Donaldson v. Montana
Brief Filed: 11/11
Court: Montana Supreme Court
Year of Decision: 2012
Read full-text amicus brief (PDF, 93KB)
Because there is a constitutional amendment in Montana barring marriage for same-sex couples, this lawsuit is not seeking marriage. The couples in the suit are seeking the protection of state-recognized domestic partnerships (i.e., a finding under the state constitution’s other provisions, such as its guarantees of equal protection and privacy, that denial to same-sex couples of the rights and benefits that accrue to married different-sex couples is unconstitutional).
Sexual Orientation (Discrimination)
In this case, six same-sex couples seek a ruling that they are entitled to the same protections, rights and benefits as different-sex couples who are married under Montana law. Montana has adopted a constitutional amendment defining marriage as between a man and a woman. This case does not challenge that amendment but rather seeks a finding under the state constitution’s other provisions, such as its guarantees of equal protection and privacy, that denial to same-sex couples of the rights and benefits that accrue to married different-sex couples is unconstitutional.
This case is a test case for what may be a new wave of civil rights cases for same-sex couples in those states where recognition of marriage has been barred for same-sex couples but equal protection and other rights accrue from other parts of the state constitution. Montana was selected for this test case for several reasons. The Montana Supreme Court has had a good track record on LGBT issues, with three good decisions on LGBT rights in the last 15 years: a 1997 decision striking down the state’s criminal sodomy law (pre-Lawrence); a decision in 2000 finding that the state university system had to extend its employee benefits to same-sex domestic partners; and a 2005 decision upholding parenting rights for a non-biological mother.
While the legal issues are somewhat different than in the same-sex marriage briefs APA has filed and continues to file in other states where the constitution does not expressly ban marriage for same-sex couples, the research applicable to this case is essentially similar to that presented in those briefs as well as cited in APA policy positions. Because this appeal is a matter of right, there is no specific question(s) before the court on appeal, but rather all issues addressed in the lower court opinion are potentially open to reexamination depending on how the plaintiffs/appellants present their case. The Montana case raises novel legal issues: can a same-sex couple assert an equal protection or privacy claim under the state constitution where there is an express ban on their marriage, and can a court direct the legislature to enact legislation providing for the benefits of marriage to same-sex couples (as did the courts in New Jersey and Vermont where there was no such constitutional ban in place) when the state constitution limits marriage to different-sex couples. Notably in Alaska, where the state does have a ban on marriage of same-sex couples, the court has ruled that the equal protection argument under the state constitution is nonetheless available to plaintiffs. The case also involves the reasons why a finding that the legislature should assure equal protection would be justified. Thus, the plaintiffs have included evidence and argument about the value of relationship recognition, the dignity and stigmatic harms of exclusion for such recognition, etc.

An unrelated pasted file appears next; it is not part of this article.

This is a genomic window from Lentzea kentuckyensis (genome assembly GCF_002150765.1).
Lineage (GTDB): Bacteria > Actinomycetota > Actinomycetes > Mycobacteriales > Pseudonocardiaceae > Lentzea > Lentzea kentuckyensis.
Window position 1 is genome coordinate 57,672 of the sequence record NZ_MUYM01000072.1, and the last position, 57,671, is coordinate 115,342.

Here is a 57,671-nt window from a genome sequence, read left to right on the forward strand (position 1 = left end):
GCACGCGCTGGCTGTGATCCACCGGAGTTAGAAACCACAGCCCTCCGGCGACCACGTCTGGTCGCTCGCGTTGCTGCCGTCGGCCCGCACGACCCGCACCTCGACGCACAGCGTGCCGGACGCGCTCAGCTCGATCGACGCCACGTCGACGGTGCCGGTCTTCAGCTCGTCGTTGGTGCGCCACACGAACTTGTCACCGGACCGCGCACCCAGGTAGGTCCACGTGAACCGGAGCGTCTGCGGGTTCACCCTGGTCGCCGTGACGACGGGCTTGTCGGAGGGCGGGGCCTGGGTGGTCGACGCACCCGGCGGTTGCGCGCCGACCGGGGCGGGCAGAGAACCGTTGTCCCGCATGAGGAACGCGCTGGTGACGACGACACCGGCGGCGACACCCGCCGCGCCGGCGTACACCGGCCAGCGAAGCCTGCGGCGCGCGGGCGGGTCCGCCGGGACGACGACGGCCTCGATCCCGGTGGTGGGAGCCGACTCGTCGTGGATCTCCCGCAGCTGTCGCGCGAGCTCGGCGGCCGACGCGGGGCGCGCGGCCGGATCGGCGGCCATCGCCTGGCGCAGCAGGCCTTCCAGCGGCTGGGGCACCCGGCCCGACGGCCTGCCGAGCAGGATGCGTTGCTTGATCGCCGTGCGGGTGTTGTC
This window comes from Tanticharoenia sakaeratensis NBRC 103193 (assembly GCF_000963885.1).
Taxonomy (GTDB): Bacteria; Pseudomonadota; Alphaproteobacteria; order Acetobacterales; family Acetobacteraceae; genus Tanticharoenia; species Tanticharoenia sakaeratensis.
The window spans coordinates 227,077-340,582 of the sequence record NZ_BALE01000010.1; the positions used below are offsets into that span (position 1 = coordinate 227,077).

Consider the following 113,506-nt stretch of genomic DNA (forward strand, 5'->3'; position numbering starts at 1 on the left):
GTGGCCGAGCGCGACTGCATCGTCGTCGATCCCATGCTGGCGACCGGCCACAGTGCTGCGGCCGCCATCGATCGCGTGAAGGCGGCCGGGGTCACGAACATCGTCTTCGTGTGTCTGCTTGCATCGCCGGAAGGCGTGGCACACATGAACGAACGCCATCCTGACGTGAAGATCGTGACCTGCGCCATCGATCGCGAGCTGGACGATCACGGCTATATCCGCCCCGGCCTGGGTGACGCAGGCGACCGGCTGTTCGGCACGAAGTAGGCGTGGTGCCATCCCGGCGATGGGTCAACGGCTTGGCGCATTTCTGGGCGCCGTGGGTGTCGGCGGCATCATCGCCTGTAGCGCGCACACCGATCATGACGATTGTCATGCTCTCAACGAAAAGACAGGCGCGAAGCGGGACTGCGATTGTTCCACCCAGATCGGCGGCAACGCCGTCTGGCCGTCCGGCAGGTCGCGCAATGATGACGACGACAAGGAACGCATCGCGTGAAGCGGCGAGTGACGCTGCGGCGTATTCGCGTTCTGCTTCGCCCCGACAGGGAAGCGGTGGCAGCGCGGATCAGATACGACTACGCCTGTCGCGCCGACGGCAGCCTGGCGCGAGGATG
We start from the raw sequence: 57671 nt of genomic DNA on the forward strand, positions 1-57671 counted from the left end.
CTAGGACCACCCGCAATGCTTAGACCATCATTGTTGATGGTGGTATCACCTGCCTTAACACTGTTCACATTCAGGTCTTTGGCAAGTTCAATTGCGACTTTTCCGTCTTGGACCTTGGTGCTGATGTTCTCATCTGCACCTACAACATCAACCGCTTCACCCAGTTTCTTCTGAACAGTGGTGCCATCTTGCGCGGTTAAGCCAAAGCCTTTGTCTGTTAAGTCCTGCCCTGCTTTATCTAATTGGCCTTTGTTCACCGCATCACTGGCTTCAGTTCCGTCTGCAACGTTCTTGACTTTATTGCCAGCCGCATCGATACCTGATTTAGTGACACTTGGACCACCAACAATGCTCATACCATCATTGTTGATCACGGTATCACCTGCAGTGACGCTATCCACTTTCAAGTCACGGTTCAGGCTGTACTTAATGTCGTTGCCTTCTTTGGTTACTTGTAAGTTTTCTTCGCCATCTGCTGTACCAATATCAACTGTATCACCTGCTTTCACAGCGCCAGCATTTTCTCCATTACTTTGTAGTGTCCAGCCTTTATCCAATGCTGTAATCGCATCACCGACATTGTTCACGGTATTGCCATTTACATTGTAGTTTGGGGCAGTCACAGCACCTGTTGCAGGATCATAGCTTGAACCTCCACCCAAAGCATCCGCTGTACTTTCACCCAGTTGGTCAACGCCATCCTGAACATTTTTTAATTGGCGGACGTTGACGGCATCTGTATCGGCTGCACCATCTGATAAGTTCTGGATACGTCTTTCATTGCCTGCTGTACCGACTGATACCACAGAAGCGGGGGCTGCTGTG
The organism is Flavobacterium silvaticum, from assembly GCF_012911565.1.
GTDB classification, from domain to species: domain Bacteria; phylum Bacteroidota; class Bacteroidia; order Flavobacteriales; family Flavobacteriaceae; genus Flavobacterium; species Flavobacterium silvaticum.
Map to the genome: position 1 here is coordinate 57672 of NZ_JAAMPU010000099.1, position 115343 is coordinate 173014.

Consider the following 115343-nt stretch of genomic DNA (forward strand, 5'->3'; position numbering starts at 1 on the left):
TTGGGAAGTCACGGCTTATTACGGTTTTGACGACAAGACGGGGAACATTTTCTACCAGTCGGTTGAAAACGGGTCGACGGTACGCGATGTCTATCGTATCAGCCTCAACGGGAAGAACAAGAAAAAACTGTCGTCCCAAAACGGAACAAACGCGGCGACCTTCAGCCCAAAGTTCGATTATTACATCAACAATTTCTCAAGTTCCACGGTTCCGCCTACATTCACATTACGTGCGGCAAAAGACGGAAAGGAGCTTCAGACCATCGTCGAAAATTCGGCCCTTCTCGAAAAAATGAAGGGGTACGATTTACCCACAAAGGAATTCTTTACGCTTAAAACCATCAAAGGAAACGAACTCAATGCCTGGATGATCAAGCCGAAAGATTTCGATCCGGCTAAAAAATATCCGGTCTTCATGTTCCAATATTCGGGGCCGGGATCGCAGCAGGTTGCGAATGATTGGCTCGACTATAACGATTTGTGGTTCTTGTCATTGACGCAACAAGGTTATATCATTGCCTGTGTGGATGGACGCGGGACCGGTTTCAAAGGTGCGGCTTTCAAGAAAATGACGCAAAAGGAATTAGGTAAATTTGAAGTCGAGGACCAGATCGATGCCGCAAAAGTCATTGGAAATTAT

APA’s brief in support of the plaintiffs/appellees was joined by the Montana Psychological Association, and filed on November 18, 2011. The brief presents the scientific research regarding the nature of homosexuality, the nature of relationships of committed same-sex partners, the parenting capabilities of gay and lesbian parents, the effect on children and other relevant research. This body of research has been presented by APA many times since 2004 with periodic updating. The brief concludes by stating that there is no scientific basis for denying same-sex couples and their families the rights, benefits and burdens conferred by recognizing their relationships.
On Dec. 17, 2012, the Montana Supreme Court upheld the district court’s decision granting the state’s motion to dismiss an action that sought a declaratory judgment regarding the Montana Constitution’s applicability to benefits and protections allegedly denied to individuals living in same-sex partnerships, but remanded the action to the district court to allow plaintiffs a chance to amend their complaint.
A majority of the Montana Supreme Court ruled that the district court’s decision was not an abuse of discretion. The four members noted that “the plaintiffs chose to pursue an overly broad request for a declaratory judgment and injunctive relief, without developing a factual record in the district court and without identifying a specific statute or statutes that impose the discrimination they allege.” The majority signed an order returning the case to the district court to allow the parties to amend their complaint.
The dissenting three justices indicated they would grant the relief requested and enter a declaratory judgment that Montana law imposes a discriminatory statutory structure that prohibits plaintiffs from enjoying significant relationship and family protections and obligations automatically provided to similarly-situated different-sex couples who marry.